Real Estate Market

Most say it's a good time to buy, fewer see housing as a good investment

(9/23/2010) Most Americans believe the housing market has hit the bottom and that it's a good time to buy, in part because many also think rents will rise faster than home prices.

Fannie Mae's latest nation housing survey found that 70 percent of Americans think it's a good time to buy a home, up from 64 percent in January.

By an overwhelming majority, 78 percent, also believe home prices will either hold steady or increase over the next year, compared to 85 percent believing the same thing about rental increases.

While Americans expect rents to rise by 3.6 percent on average, home prices are expected to turn up only by 0.9 percent, Fannie Mae found.

"Given the remaining level of shadow inventory, as well as the high number of adjustable rate resets still looming which could in turn lead to further defaults, it is difficult to see the supply of housing falling in an amount sufficient to move prices upwards in many parts of the country," said Nancy Osborne, chief operating officer of ERATE, a Santa Clara, CA-based financial information publisher and interest rate tracker.

Also 67 percent believe housing is a safe investment, down three points since January and down 16 percentage points from a similar 2003 survey and the largest drop by far among all investment types tracked since then. Housing ranked second behind putting money into a savings or money market account (76 percent).

"Our survey shows that consumers see a mixed outlook for housing and homeownership," said Doug Duncan, Fannie Mae's vice president and chief economist.

"These findings indicate a return to a more balanced and realistic approach toward housing. While this will likely weigh on the housing recovery in the near-term, it should, over time, help to build a stronger and healthier market focused on sustainable homeownership," he added.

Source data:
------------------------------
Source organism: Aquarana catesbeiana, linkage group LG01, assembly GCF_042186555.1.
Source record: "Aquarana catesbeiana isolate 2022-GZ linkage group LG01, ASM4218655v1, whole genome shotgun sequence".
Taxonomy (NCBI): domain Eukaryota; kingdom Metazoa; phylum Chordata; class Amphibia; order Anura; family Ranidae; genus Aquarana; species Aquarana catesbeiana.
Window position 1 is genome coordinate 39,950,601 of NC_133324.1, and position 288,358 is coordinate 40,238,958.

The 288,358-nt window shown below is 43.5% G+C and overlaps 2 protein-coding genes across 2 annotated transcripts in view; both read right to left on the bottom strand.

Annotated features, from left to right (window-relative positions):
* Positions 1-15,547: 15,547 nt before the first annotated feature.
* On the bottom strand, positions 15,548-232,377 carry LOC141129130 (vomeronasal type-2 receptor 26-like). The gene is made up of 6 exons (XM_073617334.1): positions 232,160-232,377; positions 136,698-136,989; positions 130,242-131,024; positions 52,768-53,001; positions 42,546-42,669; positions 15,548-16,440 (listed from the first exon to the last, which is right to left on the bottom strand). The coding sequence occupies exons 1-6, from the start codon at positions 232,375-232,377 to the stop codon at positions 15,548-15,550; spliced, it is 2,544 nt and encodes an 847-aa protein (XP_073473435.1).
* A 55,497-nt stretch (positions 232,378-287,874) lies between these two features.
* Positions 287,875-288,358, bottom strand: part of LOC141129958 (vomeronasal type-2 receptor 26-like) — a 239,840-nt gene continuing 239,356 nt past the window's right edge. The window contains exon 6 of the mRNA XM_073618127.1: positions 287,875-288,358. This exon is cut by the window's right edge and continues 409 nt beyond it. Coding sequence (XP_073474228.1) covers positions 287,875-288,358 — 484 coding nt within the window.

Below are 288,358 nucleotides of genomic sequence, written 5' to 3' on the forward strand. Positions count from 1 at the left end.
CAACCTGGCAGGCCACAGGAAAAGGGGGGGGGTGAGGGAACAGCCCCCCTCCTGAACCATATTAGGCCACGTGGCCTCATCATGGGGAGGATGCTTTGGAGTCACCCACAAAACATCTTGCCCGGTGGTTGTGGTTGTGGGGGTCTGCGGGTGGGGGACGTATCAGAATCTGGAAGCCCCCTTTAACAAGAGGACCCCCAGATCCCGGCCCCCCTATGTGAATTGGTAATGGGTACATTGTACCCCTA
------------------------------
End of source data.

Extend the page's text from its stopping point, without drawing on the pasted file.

The Fannie Mae National Housing Survey polled homeowners and renters between June 2010 and July 2010 and compared the findings to similar surveys released earlier this year and 2003.

The survey also found:

• Mortgage borrowers (74 percent) and underwater borrowers (69 percent) are more likely to say owning a home is a safe investment than delinquent borrowers (57 percent) and renters (54 percent). However, this measure has fallen among all sub-groups since January, with delinquent borrowers and renters showing the largest declines, down eight and seven points, respectively.

• More than 70 percent of all respondents believe it will be harder for the next generation to buy a home, up three points from the beginning of the year.

• Fifty-four percent think it would be very difficult or somewhat difficult to get a home loan today, down six points since January.

• Thirty-three percent of all Americans said they would be more likely to rent rather than buy if they were going to move, up from 30 percent in January.

• Among renters, 60 percent said they would rent again if they were to move, up from 54 percent in January. However, 69 percent of renters think it makes more sense to buy a home than to rent.

• Mortgage borrowers (83 percent) and underwater borrowers (77 percent) remain bullish on housing and said they are more likely to buy in the future than rent — both groups increased two points from January.

"If you couple this (high inventories and rate resets) with the reality that it is far more difficult to obtain a mortgage as well as a job, when selling a home to someone who presumably needs financing to buy it, housing is still facing a conundrum." Osborne added.

 

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